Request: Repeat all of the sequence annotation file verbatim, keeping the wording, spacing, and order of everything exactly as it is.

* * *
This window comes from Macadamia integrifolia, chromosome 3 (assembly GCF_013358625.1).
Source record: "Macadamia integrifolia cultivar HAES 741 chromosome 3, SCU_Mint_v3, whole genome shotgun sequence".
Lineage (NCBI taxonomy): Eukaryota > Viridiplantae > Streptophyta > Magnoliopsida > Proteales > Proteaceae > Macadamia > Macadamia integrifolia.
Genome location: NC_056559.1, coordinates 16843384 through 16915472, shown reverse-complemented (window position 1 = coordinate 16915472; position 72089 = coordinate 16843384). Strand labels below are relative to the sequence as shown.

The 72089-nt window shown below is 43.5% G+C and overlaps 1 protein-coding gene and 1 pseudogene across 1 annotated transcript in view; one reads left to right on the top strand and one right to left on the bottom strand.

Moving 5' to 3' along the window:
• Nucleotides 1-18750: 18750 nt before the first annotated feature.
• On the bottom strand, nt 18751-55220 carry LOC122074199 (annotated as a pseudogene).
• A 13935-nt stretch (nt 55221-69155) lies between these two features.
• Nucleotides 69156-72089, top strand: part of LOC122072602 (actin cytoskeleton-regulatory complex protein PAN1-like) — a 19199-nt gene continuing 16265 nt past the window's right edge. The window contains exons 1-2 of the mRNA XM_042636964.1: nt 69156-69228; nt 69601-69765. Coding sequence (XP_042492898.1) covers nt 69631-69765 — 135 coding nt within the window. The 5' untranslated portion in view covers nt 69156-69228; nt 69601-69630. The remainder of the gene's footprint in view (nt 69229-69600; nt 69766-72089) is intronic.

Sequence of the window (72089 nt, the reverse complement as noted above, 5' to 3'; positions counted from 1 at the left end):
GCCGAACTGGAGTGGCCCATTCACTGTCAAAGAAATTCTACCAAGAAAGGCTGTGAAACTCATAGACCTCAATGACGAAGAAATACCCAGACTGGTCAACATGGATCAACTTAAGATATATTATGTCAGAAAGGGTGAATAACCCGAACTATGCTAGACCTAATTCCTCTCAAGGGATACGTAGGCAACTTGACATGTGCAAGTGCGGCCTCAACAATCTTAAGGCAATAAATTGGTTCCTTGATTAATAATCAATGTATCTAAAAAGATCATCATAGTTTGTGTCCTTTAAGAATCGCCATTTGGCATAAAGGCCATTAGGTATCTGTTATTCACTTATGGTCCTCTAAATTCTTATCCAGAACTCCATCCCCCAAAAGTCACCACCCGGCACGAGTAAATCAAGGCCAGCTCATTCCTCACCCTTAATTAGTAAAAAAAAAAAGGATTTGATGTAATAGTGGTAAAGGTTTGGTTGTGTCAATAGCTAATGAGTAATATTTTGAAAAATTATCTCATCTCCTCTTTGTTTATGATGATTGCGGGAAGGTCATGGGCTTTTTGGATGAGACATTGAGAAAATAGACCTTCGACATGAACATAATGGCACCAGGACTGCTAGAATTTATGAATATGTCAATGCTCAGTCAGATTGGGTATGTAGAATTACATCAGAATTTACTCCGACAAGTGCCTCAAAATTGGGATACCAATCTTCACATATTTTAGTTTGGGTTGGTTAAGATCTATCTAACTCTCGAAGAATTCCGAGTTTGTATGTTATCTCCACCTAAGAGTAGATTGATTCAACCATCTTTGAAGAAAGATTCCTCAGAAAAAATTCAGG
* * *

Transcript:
This window comes from Macadamia integrifolia, chromosome 3 (assembly GCF_013358625.1).
Source record: "Macadamia integrifolia cultivar HAES 741 chromosome 3, SCU_Mint_v3, whole genome shotgun sequence".
Lineage (NCBI taxonomy): Eukaryota > Viridiplantae > Streptophyta > Magnoliopsida > Proteales > Proteaceae > Macadamia > Macadamia integrifolia.
Genome location: NC_056559.1, coordinates 16843384 through 16915472, shown reverse-complemented (window position 1 = coordinate 16915472; position 72089 = coordinate 16843384). Strand labels below are relative to the sequence as shown.

The 72089-nt window shown below is 43.5% G+C and overlaps 1 protein-coding gene and 1 pseudogene across 1 annotated transcript in view; one reads left to right on the top strand and one right to left on the bottom strand.

Moving 5' to 3' along the window:
• Nucleotides 1-18750: 18750 nt before the first annotated feature.
• On the bottom strand, nt 18751-55220 carry LOC122074199 (annotated as a pseudogene).
• A 13935-nt stretch (nt 55221-69155) lies between these two features.
• Nucleotides 69156-72089, top strand: part of LOC122072602 (actin cytoskeleton-regulatory complex protein PAN1-like) — a 19199-nt gene continuing 16265 nt past the window's right edge. The window contains exons 1-2 of the mRNA XM_042636964.1: nt 69156-69228; nt 69601-69765. Coding sequence (XP_042492898.1) covers nt 69631-69765 — 135 coding nt within the window. The 5' untranslated portion in view covers nt 69156-69228; nt 69601-69630. The remainder of the gene's footprint in view (nt 69229-69600; nt 69766-72089) is intronic.

Sequence of the window (72089 nt, the reverse complement as noted above, 5' to 3'; positions counted from 1 at the left end):
GCCGAACTGGAGTGGCCCATTCACTGTCAAAGAAATTCTACCAAGAAAGGCTGTGAAACTCATAGACCTCAATGACGAAGAAATACCCAGACTGGTCAACATGGATCAACTTAAGATATATTATGTCAGAAAGGGTGAATAACCCGAACTATGCTAGACCTAATTCCTCTCAAGGGATACGTAGGCAACTTGACATGTGCAAGTGCGGCCTCAACAATCTTAAGGCAATAAATTGGTTCCTTGATTAATAATCAATGTATCTAAAAAGATCATCATAGTTTGTGTCCTTTAAGAATCGCCATTTGGCATAAAGGCCATTAGGTATCTGTTATTCACTTATGGTCCTCTAAATTCTTATCCAGAACTCCATCCCCCAAAAGTCACCACCCGGCACGAGTAAATCAAGGCCAGCTCATTCCTCACCCTTAATTAGTAAAAAAAAAAAGGATTTGATGTAATAGTGGTAAAGGTTTGGTTGTGTCAATAGCTAATGAGTAATATTTTGAAAAATTATCTCATCTCCTCTTTGTTTATGATGATTGCGGGAAGGTCATGGGCTTTTTGGATGAGACATTGAGAAAATAGACCTTCGACATGAACATAATGGCACCAGGACTGCTAGAATTTATGAATATGTCAATGCTCAGTCAGATTGGGTATGTAGAATTACATCAGAATTTACTCCGACAAGTGCCTCAAAATTGGGATACCAATCTTCACATATTTTAGTTTGGGTTGGTTAAGATCTATCTAACTCTCGAAGAATTCCGAGTTTGTATGTTATCTCCACCTAAGAGTAGATTGATTCAACCATCTTTGAAGAAAGATTCCTCAGAAAAAATTCAGG